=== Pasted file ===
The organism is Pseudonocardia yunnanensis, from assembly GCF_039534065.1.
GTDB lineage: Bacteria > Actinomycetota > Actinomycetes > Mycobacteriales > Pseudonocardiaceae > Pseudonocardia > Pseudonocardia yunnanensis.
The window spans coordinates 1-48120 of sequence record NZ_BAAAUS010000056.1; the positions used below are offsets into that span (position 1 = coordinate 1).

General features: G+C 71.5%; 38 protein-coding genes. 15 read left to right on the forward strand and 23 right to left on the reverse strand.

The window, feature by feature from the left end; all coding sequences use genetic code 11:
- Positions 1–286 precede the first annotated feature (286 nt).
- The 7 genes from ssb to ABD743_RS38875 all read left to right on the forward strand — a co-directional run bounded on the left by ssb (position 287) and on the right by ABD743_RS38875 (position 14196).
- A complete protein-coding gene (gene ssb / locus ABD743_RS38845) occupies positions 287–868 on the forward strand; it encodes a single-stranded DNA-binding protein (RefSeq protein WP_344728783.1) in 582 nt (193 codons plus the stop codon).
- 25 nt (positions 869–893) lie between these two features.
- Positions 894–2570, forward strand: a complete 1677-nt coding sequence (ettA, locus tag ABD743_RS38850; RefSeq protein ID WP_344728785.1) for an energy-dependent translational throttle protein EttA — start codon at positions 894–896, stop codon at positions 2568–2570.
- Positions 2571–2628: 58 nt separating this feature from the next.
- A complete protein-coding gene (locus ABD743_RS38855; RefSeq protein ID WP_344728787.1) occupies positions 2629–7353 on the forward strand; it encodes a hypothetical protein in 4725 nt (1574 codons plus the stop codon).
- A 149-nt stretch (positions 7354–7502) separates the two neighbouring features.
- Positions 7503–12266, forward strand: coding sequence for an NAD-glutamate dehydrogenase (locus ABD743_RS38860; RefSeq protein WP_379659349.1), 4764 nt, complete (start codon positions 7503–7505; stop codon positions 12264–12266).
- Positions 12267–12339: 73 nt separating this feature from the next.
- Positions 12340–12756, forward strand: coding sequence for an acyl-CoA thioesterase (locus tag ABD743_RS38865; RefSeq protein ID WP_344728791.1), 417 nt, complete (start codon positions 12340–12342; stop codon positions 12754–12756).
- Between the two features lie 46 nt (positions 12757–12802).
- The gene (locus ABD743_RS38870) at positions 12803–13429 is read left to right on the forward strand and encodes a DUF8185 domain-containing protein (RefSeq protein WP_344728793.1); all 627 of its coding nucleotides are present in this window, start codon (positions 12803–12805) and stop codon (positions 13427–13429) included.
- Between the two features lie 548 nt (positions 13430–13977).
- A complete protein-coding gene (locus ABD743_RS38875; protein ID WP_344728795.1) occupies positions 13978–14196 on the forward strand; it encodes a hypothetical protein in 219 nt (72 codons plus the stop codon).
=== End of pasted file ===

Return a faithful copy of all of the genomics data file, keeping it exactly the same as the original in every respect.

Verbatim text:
The organism is Pseudonocardia yunnanensis, from assembly GCF_039534065.1.
GTDB lineage: Bacteria > Actinomycetota > Actinomycetes > Mycobacteriales > Pseudonocardiaceae > Pseudonocardia > Pseudonocardia yunnanensis.
The window spans coordinates 1-48120 of sequence record NZ_BAAAUS010000056.1; the positions used below are offsets into that span (position 1 = coordinate 1).

General features: G+C 71.5%; 38 protein-coding genes. 15 read left to right on the forward strand and 23 right to left on the reverse strand.

The window, feature by feature from the left end; all coding sequences use genetic code 11:
- Positions 1–286 precede the first annotated feature (286 nt).
- The 7 genes from ssb to ABD743_RS38875 all read left to right on the forward strand — a co-directional run bounded on the left by ssb (position 287) and on the right by ABD743_RS38875 (position 14196).
- A complete protein-coding gene (gene ssb / locus ABD743_RS38845) occupies positions 287–868 on the forward strand; it encodes a single-stranded DNA-binding protein (RefSeq protein WP_344728783.1) in 582 nt (193 codons plus the stop codon).
- 25 nt (positions 869–893) lie between these two features.
- Positions 894–2570, forward strand: a complete 1677-nt coding sequence (ettA, locus tag ABD743_RS38850; RefSeq protein ID WP_344728785.1) for an energy-dependent translational throttle protein EttA — start codon at positions 894–896, stop codon at positions 2568–2570.
- Positions 2571–2628: 58 nt separating this feature from the next.
- A complete protein-coding gene (locus ABD743_RS38855; RefSeq protein ID WP_344728787.1) occupies positions 2629–7353 on the forward strand; it encodes a hypothetical protein in 4725 nt (1574 codons plus the stop codon).
- A 149-nt stretch (positions 7354–7502) separates the two neighbouring features.
- Positions 7503–12266, forward strand: coding sequence for an NAD-glutamate dehydrogenase (locus ABD743_RS38860; RefSeq protein WP_379659349.1), 4764 nt, complete (start codon positions 7503–7505; stop codon positions 12264–12266).
- Positions 12267–12339: 73 nt separating this feature from the next.
- Positions 12340–12756, forward strand: coding sequence for an acyl-CoA thioesterase (locus tag ABD743_RS38865; RefSeq protein ID WP_344728791.1), 417 nt, complete (start codon positions 12340–12342; stop codon positions 12754–12756).
- Between the two features lie 46 nt (positions 12757–12802).
- The gene (locus ABD743_RS38870) at positions 12803–13429 is read left to right on the forward strand and encodes a DUF8185 domain-containing protein (RefSeq protein WP_344728793.1); all 627 of its coding nucleotides are present in this window, start codon (positions 12803–12805) and stop codon (positions 13427–13429) included.
- Between the two features lie 548 nt (positions 13430–13977).
- A complete protein-coding gene (locus ABD743_RS38875; protein ID WP_344728795.1) occupies positions 13978–14196 on the forward strand; it encodes a hypothetical protein in 219 nt (72 codons plus the stop codon).